5.2.5 Our key national policies help to reduce the greenhouse gas emissions from development by setting the following principles:

  • a presumption in favour of development that contributes to sustainable development
  • support for the transition to a low carbon economy
  • that we build high quality places that are resource efficient
  • that we build in town centres and on previously used land first
  • there should be a mix of development in town centres so people can live, shop, work and play there
  • travel opportunities should prioritise walking and cycling before public transport and cars
  • the development of a wide range of electricity generation from renewable sources is supported, with a plan in place for where wind farms could go
  • support for the development of heat networks in as many locations as possible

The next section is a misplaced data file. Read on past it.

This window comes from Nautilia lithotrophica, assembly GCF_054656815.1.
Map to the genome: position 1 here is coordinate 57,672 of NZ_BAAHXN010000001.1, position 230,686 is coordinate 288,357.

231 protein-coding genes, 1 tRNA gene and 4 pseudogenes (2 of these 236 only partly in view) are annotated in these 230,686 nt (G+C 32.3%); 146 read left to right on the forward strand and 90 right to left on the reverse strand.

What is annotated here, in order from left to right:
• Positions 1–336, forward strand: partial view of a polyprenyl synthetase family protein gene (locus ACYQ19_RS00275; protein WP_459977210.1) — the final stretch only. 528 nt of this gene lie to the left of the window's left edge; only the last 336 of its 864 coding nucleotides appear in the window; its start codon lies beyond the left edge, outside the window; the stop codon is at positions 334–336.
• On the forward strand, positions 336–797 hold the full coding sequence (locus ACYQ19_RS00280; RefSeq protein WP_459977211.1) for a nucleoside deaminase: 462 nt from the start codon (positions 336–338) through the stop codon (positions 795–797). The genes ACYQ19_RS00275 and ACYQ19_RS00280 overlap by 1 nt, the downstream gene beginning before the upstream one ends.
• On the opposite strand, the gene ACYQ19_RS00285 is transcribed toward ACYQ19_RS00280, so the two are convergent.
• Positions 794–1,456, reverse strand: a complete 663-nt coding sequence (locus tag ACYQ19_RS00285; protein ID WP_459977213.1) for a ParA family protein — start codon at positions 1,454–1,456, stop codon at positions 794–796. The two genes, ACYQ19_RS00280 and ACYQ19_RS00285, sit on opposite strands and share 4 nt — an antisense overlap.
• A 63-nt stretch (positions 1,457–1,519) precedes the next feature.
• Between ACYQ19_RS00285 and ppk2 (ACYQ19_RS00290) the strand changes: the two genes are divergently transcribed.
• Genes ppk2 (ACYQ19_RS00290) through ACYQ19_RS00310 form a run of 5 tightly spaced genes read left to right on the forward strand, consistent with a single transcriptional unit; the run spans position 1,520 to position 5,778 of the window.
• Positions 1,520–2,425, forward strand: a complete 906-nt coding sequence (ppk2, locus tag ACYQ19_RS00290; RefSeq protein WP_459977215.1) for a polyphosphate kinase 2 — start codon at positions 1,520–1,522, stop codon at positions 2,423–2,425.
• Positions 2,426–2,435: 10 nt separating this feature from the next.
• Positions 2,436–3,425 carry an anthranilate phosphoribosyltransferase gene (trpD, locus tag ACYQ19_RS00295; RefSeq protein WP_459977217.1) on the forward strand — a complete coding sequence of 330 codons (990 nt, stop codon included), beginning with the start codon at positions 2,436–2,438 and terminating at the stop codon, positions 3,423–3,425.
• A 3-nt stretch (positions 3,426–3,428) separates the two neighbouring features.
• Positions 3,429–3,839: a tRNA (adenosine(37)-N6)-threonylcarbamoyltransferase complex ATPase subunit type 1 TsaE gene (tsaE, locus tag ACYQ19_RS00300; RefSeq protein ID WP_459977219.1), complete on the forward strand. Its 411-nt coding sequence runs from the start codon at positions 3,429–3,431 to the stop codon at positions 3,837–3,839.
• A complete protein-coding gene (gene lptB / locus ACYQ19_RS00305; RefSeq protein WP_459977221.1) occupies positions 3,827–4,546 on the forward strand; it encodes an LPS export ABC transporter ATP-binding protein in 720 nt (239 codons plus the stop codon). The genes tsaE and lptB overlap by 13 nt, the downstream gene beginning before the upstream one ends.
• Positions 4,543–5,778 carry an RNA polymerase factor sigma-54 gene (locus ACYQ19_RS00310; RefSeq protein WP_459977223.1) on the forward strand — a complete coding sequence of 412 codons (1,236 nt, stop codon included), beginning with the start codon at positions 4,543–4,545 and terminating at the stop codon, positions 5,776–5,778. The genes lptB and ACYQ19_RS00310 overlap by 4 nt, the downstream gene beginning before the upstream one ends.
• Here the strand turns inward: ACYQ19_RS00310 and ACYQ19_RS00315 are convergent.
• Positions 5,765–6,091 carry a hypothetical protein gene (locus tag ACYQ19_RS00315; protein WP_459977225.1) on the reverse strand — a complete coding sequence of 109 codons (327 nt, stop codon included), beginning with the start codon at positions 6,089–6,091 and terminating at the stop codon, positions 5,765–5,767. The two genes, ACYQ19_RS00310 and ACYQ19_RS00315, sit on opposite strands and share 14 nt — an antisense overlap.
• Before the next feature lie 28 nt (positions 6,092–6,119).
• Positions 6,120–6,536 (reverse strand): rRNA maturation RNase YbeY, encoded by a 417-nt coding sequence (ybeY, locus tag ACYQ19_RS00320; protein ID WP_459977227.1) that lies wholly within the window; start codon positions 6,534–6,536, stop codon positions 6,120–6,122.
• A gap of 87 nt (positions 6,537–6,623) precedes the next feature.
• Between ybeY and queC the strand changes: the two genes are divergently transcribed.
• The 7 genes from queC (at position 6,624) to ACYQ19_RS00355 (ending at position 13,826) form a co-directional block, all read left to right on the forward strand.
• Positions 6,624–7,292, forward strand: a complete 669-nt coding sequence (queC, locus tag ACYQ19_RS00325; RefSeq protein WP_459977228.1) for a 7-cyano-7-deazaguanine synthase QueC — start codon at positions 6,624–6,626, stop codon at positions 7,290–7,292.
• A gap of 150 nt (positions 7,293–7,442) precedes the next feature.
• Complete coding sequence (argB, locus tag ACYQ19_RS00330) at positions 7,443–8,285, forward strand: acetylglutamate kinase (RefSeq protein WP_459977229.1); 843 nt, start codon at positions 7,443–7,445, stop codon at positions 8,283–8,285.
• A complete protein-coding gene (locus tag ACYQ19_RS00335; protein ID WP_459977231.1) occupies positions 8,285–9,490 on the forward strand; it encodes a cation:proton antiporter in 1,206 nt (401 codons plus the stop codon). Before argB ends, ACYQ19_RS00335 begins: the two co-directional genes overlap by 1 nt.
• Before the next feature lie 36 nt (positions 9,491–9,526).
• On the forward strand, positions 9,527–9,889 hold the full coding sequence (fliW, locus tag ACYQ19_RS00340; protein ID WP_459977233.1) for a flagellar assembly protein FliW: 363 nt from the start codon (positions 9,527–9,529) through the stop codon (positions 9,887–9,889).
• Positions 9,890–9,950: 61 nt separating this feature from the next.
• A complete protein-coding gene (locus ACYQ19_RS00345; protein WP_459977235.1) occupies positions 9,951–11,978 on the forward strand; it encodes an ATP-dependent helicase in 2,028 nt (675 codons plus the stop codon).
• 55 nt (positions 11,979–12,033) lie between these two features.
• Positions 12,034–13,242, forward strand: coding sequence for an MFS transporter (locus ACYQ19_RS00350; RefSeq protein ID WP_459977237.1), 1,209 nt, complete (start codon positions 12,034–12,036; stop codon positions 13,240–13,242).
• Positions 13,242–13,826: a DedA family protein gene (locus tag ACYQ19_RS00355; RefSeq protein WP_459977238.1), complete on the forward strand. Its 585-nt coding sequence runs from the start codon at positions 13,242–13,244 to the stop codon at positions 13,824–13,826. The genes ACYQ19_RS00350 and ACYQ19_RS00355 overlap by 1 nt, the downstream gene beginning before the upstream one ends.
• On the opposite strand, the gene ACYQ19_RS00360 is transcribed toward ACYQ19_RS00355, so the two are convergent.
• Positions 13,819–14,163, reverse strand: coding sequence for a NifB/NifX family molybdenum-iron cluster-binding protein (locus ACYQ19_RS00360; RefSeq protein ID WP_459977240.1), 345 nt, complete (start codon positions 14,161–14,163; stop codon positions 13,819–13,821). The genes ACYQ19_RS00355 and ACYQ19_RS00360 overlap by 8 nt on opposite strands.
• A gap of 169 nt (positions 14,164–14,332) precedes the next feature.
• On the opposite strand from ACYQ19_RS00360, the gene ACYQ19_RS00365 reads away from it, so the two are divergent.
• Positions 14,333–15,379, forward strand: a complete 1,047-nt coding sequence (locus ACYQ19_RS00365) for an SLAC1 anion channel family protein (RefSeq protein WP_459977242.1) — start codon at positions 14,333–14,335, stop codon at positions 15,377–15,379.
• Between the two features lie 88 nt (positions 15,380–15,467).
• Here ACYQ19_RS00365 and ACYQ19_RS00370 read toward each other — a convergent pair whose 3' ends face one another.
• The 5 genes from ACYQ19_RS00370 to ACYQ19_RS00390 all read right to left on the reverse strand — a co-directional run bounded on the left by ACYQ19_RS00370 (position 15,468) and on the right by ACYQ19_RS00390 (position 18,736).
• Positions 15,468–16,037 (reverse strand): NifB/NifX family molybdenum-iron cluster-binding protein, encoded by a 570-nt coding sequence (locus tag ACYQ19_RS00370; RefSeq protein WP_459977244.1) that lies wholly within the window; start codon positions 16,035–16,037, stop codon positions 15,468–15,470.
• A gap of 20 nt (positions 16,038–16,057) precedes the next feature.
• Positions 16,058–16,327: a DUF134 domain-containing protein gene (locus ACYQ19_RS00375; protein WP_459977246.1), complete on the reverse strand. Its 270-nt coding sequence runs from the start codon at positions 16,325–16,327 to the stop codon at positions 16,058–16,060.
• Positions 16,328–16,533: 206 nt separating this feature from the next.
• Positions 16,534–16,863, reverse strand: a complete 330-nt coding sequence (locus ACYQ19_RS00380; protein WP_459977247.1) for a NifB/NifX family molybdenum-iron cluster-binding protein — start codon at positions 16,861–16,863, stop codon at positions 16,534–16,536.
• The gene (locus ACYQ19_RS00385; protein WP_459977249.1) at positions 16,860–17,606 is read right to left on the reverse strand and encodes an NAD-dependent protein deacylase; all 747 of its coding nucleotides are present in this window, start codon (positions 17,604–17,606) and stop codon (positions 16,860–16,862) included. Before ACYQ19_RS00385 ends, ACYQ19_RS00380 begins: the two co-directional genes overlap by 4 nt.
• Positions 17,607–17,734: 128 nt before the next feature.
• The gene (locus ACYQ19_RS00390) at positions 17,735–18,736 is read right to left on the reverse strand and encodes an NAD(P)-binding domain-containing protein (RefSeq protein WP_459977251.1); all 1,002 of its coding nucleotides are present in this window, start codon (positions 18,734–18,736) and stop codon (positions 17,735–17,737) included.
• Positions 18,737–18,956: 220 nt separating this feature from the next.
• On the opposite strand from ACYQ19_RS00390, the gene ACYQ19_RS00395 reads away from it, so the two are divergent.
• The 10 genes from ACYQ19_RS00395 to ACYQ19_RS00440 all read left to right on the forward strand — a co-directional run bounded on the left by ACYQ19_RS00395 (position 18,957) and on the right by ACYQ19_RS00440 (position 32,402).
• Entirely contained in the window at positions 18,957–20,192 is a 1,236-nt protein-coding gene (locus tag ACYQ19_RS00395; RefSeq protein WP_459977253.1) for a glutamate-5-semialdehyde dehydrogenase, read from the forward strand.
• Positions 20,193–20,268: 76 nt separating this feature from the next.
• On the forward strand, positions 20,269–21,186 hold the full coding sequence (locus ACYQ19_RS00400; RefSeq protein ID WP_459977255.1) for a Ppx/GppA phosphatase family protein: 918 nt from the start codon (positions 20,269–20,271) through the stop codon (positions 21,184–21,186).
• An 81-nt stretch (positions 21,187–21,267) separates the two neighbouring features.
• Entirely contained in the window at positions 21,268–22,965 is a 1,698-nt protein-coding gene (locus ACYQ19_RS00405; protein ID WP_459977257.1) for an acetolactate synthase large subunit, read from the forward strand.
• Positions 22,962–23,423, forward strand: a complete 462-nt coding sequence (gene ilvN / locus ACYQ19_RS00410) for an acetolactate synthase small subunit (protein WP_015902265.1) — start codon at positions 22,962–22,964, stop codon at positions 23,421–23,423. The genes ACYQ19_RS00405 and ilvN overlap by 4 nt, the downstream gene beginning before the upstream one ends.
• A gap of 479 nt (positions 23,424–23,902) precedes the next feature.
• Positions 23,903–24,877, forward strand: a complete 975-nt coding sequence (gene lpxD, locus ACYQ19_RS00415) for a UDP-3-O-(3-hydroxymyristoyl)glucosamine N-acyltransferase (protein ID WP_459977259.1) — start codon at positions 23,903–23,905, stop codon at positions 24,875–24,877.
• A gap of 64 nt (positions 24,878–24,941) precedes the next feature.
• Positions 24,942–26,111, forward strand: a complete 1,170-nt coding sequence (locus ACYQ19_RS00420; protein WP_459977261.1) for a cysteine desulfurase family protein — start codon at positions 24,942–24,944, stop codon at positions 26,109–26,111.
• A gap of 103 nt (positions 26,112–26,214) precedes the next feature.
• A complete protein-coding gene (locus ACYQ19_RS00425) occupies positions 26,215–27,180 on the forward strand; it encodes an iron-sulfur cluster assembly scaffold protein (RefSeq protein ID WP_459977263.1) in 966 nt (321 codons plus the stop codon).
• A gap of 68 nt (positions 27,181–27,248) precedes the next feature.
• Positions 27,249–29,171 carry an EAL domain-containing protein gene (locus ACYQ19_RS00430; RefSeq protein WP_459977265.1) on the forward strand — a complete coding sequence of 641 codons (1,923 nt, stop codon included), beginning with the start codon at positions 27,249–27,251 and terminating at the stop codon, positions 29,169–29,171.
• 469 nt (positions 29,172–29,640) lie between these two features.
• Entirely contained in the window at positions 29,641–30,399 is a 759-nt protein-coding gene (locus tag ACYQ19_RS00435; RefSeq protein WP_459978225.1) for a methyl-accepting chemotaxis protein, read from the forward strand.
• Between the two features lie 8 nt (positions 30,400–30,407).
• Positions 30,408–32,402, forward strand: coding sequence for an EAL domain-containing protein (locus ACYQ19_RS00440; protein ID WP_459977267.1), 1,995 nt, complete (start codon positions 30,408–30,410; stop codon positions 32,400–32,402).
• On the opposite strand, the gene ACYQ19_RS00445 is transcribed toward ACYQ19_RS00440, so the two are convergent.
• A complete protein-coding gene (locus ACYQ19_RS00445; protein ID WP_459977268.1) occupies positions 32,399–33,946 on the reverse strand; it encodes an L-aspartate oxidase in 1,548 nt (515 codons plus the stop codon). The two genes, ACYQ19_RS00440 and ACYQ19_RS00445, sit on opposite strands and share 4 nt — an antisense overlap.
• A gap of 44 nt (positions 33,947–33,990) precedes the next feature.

• that there is no need to make a planning application for a range of small scale renewable energy technologies like solar panels and heat pumps, so they can be installed quickly

5.2.6 The Scottish Government has published a consultation on the future of the Scottish Planning System. Responses are invited to the proposals by 4 April 2017 [35] .


Email: Kirsty Lewin

Phone: 0300 244 4000 – Central Enquiry Unit

The Scottish Government
St Andrew's House
Regent Road